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What are the mechanisms of wear

third body


What are the 5 forms of lubrication

  • elastohydrodynamic
    • main mechanism during dynamic joint function
    • elastic deformation of articular surfaces
    • thin films of lubricant separate the surfaces 
  • boundary (slippery surfaces)
    • bearing surface is non-deformable
    • lubricant only partially separates surfaces
    • superficial zone proteins have a role in this lubrication mechanism
  • boosted (fluid entrapment)
    • concentration of lubricating fluid in pools 
    • trapped by regions of bearing surfaces that are making contact
  • hydrodynamic
    • fluid separates surfaces when one surface is sliding on the other
  • weeping 
    • fluid shifts out of articular cartilage in response to load
    • surfaces separated by hydrostatic pressure


What changes occur in aging cartilage

  • increases in
    • chondrocytes size
    • protein content
    • stiffness (passive glycation leads to increased stiffness of collagen) 
    • increase in ratio of proteoglycan keratin sulfate to chondroitin sulfate
  • decrease in
    • absolute number of cells (becomes hypocellular, despite the fact that individual chondrocytes are increasing in size)
    • water content (differentiates from osteoarthritis where water content actually increases)
    • solubility
    • proteoglycan size
    • elasticity


What are the 5 forms of articular cartilage

hyaline or articular cartilage
fibroelastic cartilage (meniscus)
fibrocartilage (at tendon and ligament insertion into bone)
elastic cartilage (trachea)
physeal cartilage (growth plate)


What is the function of cartilage

  • decreases friction
  • distributes loads
  • cartilage exhibits stress-shielding of the solid matrix components
    • high water content
    • incompressibility of water
    • structural organization of the proteoglycan and collagen molecules


What are the extracellular components of cartilage

  • water
    • makes up 65% to 80% of mass of the cartilage 
    • accounts for 80% of the weight near the surface 
    • 65% at the deep zone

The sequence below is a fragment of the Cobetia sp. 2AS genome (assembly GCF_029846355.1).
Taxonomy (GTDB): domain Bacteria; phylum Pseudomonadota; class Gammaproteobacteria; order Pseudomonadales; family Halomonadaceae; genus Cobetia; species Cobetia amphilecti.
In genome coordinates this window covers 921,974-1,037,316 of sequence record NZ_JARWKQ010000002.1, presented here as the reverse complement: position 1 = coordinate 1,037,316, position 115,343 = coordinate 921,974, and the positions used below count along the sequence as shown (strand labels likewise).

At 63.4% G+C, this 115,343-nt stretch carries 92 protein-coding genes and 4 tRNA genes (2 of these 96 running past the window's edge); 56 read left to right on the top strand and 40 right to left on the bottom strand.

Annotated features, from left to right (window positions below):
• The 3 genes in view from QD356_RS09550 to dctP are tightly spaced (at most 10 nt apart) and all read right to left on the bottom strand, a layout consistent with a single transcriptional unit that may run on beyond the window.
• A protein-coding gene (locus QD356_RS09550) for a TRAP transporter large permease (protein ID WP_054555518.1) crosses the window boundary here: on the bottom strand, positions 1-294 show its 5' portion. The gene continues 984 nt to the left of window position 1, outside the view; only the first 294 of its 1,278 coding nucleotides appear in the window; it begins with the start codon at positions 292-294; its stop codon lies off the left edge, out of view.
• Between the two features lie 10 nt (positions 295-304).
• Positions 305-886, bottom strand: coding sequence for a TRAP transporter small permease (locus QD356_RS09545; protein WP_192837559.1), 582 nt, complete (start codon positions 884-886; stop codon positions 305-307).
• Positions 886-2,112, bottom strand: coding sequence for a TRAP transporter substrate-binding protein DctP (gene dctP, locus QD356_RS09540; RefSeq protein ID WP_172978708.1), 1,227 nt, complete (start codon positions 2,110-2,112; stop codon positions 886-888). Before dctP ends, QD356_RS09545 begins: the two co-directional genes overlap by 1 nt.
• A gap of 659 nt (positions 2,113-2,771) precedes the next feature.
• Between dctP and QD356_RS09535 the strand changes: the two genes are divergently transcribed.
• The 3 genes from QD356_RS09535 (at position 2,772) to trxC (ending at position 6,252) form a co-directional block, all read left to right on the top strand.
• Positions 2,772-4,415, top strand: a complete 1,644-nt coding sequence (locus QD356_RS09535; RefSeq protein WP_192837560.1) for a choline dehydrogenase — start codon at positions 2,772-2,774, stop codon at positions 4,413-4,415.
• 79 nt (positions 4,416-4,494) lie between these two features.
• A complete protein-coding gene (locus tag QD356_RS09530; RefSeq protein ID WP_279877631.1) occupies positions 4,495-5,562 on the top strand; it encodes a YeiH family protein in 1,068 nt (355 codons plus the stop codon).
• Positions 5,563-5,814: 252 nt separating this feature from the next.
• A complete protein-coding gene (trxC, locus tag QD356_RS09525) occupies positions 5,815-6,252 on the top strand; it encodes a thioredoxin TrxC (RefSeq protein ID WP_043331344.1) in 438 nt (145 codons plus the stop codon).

• collagen
    • makes up 10 to 20% of total cartilage mass
    • type II collagen accounting for 90% to 95% of the total collagen content. 
    • functions to provide cartilagenous framework and tensile strenth
    • small amounts of types V, VI, IX, X, and XI collagen are also present
  • proteoglycans 
    • makes up 10 to 15% of cartilage 
    • functions to provide compressive strength and attract water   
    • produced by chondrocytes
    • composed of GAG subunits 
      • chondroitin sulfate
      • keratin sulfate
  • noncollagenous protein


What are the zones of articular cartilage

  • Superficial zone (tangential zone) 
    • Type II collagen orientation is parallel to joint 
    • Has flattened chondrocytes, condensed collagen fibers, and sparse proteoglycans
    • only zone where articular cartilage progenitor cells have been found 
  • Intermediate zone
    • Type II collagen has an oblique or random organization
    • Is the thickest layer with round chondrocytes, and abundant proteoglycan content
  • Deep layer (basal layer) 
    • Type II collagen is perpendicular to joint and crosses tidemark;  has the highest concentration of proteoglycans
    • Round chondrocytes arranged in columns                     
  • Tidemark
    • Is deep to the basal layer and separates the true articular cartilage from the deeper cartilage that is a remnant of the cartilage anlage, which participated in endochondral ossification during longitudinal growth in childhood.
    • The tidemark divides
      • the superficial uncalcified cartilage from the deeper calcified cartilage
      • division between nutritional sources for the chondrocytes  
    •  The tidemark is found only in joints 
    •  Most prominently in the adult and nongrowing joint
  • Subchondral Bone  


What nurishes cartilage

surface - synovial fluid

subchondral bone at base


What are the 8 components of SF-36

physical functioning
bodily pain
general health perceptions
physical role functioning
emotional role functioning
social role functioning
mental health

36 questions; SF17 is a more condested version


What are the 4 components of the HHS

  • pain
    • no pain given 44 points
  • function
    • no limp, walks without aid, and can walk more than six blocks given 33 points
  • function activities
    • no disabilities given 14 points
  • physical exam  
    • based on range of motion with max score of 9

out of 100


What are the components of the WOMAC score




total score

30 questions on a likert scale; scored out of 100


Compare observational and experimental designs for research studies

  • observational 
    • researchers observe patient groups without allocation of intervention
    • may be either prospective or retrospective
    • may be descriptive or analytic 
      • descriptive 
        • useful for obtaining background information for more advance studies
        • examples 
          • case reports
          • case series
          • cross-sectional studies
      • analytic 
        • explores the association between a given outcome and a potentially related variable
        • examples 
          • case-control
          • cohort
          • meta-analysis